Researchers at SciLifeLab have harnessed the latest technologies to map the molecular landscape of lung cancer on the protein level. In-depth analysis revealed novel molecular subtypes associated with cancer drug targets, and the developed high-throughput proteomics method paves the way for introducing proteomics to the clinic.
If you want to know if the food is too salty, do you read the recipe or taste it? Similarly, when designing an effective anti-cancer treatment targeting proteins, a protein-level readout can serve as a direct taste of the cancer subtype, in addition to today’s practice of consulting the recipe, a genome.
In a recent study, published in Nature Cancer, researchers from SciLifeLab and Karolinska Institutet have used multi-omics analysis of cancer and thereby combined both. This extensive proteogenomics analysis revealed novel molecular subtypes of lung cancer that can support the design and selection of not only the most suitable drugs but also their effective combinations.
Lung cancer represents a hallmark disease of unmet clinical need with a dismal 5-year survival of patients diagnosed with advanced-stage lung cancers. However, many new cancer drugs have been developed targeting cancer driver proteins and activating the body’s own immune system to fight cancer. The challenge is to find effective combinations of these drugs and to match these combinations to individual patients. This hurdle of personalizing diagnosis and treatment hinders rapid translation of drug development advances to patient benefits.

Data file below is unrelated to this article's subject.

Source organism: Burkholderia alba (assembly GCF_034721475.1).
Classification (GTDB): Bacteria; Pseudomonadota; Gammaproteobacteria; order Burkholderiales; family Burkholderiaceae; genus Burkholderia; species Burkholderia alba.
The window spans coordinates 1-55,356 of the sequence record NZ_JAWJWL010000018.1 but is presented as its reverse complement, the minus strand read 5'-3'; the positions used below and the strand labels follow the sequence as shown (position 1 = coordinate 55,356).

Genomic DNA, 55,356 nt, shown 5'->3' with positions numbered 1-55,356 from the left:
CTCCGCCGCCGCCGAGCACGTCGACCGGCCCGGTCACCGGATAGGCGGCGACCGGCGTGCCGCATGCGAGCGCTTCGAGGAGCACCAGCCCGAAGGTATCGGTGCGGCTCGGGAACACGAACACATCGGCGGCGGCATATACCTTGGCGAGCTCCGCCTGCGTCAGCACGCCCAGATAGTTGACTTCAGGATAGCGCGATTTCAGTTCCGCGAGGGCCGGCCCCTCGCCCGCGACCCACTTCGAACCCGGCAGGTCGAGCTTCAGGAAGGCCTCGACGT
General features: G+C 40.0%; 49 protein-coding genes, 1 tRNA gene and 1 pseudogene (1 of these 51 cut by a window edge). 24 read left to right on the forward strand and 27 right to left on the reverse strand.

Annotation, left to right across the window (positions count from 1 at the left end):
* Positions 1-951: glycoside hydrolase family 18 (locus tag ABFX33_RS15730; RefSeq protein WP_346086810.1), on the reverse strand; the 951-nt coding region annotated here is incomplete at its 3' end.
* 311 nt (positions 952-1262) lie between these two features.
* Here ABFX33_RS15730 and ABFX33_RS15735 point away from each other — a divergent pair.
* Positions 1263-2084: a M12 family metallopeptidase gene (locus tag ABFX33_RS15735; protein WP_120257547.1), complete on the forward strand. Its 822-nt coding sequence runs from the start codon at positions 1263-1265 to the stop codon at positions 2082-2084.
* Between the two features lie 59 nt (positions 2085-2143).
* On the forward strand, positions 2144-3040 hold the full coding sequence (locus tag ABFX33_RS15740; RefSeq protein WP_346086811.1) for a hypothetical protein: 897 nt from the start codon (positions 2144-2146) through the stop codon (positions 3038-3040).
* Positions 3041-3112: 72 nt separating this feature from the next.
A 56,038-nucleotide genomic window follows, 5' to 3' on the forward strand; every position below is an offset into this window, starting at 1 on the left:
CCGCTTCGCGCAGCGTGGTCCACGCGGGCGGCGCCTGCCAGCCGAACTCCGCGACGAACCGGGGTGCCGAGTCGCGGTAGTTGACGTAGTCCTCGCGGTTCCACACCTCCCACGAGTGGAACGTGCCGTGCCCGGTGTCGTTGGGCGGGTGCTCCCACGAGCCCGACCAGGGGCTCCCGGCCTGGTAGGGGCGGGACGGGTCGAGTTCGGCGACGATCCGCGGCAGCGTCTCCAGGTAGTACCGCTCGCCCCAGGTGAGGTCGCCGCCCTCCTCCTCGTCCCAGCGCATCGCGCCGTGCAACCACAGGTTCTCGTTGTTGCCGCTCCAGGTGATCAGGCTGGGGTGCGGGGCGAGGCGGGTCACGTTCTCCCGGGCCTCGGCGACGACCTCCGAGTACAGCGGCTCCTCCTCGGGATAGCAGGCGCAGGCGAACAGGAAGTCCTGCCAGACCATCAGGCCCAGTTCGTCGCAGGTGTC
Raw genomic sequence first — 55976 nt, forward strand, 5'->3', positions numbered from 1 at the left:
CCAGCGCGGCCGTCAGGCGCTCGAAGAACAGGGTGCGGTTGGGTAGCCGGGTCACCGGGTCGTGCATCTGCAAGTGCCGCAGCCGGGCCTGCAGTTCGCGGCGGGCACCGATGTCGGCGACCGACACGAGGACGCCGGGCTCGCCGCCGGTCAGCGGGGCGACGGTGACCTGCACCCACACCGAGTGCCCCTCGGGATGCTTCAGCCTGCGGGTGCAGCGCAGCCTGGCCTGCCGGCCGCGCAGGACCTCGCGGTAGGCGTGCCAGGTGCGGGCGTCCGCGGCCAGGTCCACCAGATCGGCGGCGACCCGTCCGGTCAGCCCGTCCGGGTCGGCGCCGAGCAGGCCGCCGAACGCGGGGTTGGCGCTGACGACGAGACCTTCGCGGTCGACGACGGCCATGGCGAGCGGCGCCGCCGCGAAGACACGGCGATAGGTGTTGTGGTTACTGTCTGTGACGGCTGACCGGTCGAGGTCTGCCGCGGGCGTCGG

By harnessing the latest mass spectrometry-based technologies for cancer research, SciLifeLab researcher Janne Lehtiö (KI) and his group analyzed over 400 lung cancer samples. In collaboration with researchers from Lund, Oslo, and Edinburgh, the team achieved a remarkably in-depth molecular mapping of lung cancer on protein level that revealed new subtypes of lung cancer with interesting associations to proteins, i.e., candidate drug targets.
“This information is a crucial readout when forming a hypothesis on how to combine anti-cancer drugs for individual patients”, says last author, Lukas Orre (KI), who has been dedicated to the project for several years.
Based on the in-depth proteogenomics analysis, the researchers designed a method for rapid proteome analysis that could, in the future, be used in hospitals to add protein-level information to support clinical decision-making. This method was tested and validated using a large cohort collected by colleagues from Oslo and with the help of unique biopsy material on late-stage lung cancers from Lund.
“Particularly intriguing is the finding on the mechanism of how a single well-known cancer mutation can activate proteins leading to both tumor growth and its escape from the body’s immune surveillance at the same time”, states first author Janne Lehtiö.
This and the other findings presented in the study form a strong foundation for the team’s future work on bringing proteomics to the clinic.